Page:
Matmos have collaborated with a wide array of artists across media and distinct disciplines. A partial list of musical collaborators includes: Bjork, The Kronos Quartet, Terry Riley, Marshall Allan (Sun Ra Arkestra), So Percussion, Anohni, Yo La Tengo, The Rachel’s, Oneohtrix Point Never, Jefferson Friedman, Zeena Parkins, J.G. Thirlwell, Jeff Carey, Wobbly, David Tibet, and Mouse On Mars. The diversity of this list, comprising internationally celebrated pop stars, minimalist composers, giants of jazz and indie rock and innovative improvisers and electronic musicians, indicates the range across genres and musical scenes that has been the hallmark of Matmos’ varied and mercurial career. Matmos have made musical soundtracks to films by acclaimed filmmakers such as Daria Martin and John Cameron Mitchell (on “How to Talk to Girls at Parties”, written by Neil Gaiman and starring Nicole Kidman and Elle Fanning). Matmos has collaborated with theatrical directors such as Young Jean Lee (on “The Appeal” and “We’re All Gonna Die”) and Robert Wilson (on “The Life and Death of Marina Abramovic”, starring Willem Dafoe, Anohni, and Marina Abramovic). The band has released over twelve albums, and numerous EPs for the labels Matador and Thrill Jockey. Matmos have been electronic music tutors at the distinguished and highly selective Darmstadt Ferienkurse, guest artists at the Ruskin School of Art at Oxford University, visiting faculty at Harvard University in the “Learning from Performers” series and presented their work at music departments such as Princeton, U.C. Berkeley, UVA, SciArc, Indiana University, and the San Francisco Art Institute. Matmos have performed all over the world, including key performances at Carnegie Hall, Zankel Hall, Walt Disney Hall, Orchard Hall in Tokyo, Santa Cecilia in Rome, MUTEK in Mexico City, Radio City Music Hall, the Sydney Festival in Sydney, Australia, and the Centres Georges Pompidou in Paris, and have had residencies at the INA/GRM in Paris, and at the Civitella Ranieri Foundation in Tuscany. In 2022 Thrill Jockey released “Regards / Uklony dla Boguslaw Schaeffer”, a manipulation of the Polish electroacoustic composer’s works.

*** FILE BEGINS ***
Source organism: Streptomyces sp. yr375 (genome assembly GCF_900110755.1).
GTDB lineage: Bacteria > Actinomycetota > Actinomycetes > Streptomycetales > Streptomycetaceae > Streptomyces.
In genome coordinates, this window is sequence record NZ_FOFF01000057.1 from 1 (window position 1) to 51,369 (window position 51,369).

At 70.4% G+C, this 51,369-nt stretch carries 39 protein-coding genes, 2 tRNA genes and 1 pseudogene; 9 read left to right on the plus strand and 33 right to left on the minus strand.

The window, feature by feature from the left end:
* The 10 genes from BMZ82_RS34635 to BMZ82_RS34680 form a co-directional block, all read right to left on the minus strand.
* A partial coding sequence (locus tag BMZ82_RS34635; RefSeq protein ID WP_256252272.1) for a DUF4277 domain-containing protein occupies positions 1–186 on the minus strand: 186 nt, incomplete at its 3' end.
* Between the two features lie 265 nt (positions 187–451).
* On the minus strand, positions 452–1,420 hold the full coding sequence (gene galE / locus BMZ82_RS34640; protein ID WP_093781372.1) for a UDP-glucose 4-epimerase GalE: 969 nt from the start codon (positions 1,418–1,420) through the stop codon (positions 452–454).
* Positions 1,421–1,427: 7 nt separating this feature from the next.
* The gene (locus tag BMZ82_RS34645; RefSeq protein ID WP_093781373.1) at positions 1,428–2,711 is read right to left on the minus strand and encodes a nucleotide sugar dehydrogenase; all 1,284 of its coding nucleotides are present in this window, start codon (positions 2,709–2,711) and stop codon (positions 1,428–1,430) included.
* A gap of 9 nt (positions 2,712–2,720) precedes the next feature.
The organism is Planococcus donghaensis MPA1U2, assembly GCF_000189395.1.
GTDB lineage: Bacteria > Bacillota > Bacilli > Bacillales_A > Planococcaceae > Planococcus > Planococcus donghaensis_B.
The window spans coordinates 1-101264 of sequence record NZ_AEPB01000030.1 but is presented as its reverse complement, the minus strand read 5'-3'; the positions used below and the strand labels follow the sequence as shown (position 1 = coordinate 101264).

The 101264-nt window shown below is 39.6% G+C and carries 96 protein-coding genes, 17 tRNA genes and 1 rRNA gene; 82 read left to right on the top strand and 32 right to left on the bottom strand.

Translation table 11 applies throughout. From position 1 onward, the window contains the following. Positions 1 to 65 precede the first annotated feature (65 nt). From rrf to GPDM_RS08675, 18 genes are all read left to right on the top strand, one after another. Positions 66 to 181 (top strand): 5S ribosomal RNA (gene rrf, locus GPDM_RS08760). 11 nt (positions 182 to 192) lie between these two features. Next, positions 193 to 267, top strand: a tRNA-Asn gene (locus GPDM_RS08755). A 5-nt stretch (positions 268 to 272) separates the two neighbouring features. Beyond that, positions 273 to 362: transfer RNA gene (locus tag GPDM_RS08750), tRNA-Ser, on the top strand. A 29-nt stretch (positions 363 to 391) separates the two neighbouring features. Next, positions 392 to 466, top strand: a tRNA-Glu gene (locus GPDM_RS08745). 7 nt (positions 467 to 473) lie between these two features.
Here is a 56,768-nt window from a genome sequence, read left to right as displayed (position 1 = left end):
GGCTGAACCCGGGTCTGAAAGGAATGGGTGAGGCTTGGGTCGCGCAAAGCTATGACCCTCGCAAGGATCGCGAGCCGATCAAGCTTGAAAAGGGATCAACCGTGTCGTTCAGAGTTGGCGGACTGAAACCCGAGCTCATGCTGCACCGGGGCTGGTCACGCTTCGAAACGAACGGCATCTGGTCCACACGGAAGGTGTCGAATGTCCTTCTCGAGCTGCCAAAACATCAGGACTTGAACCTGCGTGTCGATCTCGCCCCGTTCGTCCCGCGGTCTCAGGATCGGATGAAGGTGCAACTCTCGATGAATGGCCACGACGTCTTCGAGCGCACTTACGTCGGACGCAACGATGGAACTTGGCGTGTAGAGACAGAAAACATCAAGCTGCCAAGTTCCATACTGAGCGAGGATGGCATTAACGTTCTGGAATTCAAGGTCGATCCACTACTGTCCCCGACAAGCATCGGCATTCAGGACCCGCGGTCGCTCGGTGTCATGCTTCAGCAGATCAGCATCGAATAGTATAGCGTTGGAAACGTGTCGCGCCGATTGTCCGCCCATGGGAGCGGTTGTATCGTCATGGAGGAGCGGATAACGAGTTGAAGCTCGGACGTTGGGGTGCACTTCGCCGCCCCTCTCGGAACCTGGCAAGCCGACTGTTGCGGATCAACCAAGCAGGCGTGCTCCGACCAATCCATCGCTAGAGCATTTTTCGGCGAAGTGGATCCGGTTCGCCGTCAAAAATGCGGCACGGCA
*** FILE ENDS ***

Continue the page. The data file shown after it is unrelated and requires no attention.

May 2023 marked 75 years since the iconic independent label Folkways Records was founded by Moses Asch and Marian Distler in New York City. In that time, it has become one of the world’s most iconic collections of music and sound, spanning thousands of albums from foundational American folk music to the sounds of everyday life around the world.
Since 1948, the music released on Folkways has defined and redefined the fabric of American music many times over: Woody Guthrie sang the nation into our collective imagination with “This Land Is Your Land,” the Anthology of American Folk Music played a pivotal role in defining ’60s counterculture, the ecstatic swing of Mary Lou Williams predicted spiritual jazz, the groundbreaking chance-based music of John Cage upended classical music, Ella Jenkins’s music has nurtured generations of children to adulthood, we heard the first glimpses at the genius of Lucinda Williams, and countless more. The label also steadfastly documented the sounds of the entire world, with hundreds of recordings to be found from every populated continent. After Asch’s death and the label’s acquisition by the Smithsonian Institution in the late 1980s, Smithsonian Folkways Recordings has continued the mission of Folkways to record music of, by, and for the people, releasing acclaimed albums by Elizabeth Mitchell, Our Native Daughters, Dom Flemons, Kronos Quartet, and many more.
Photo: Farrah Skeiky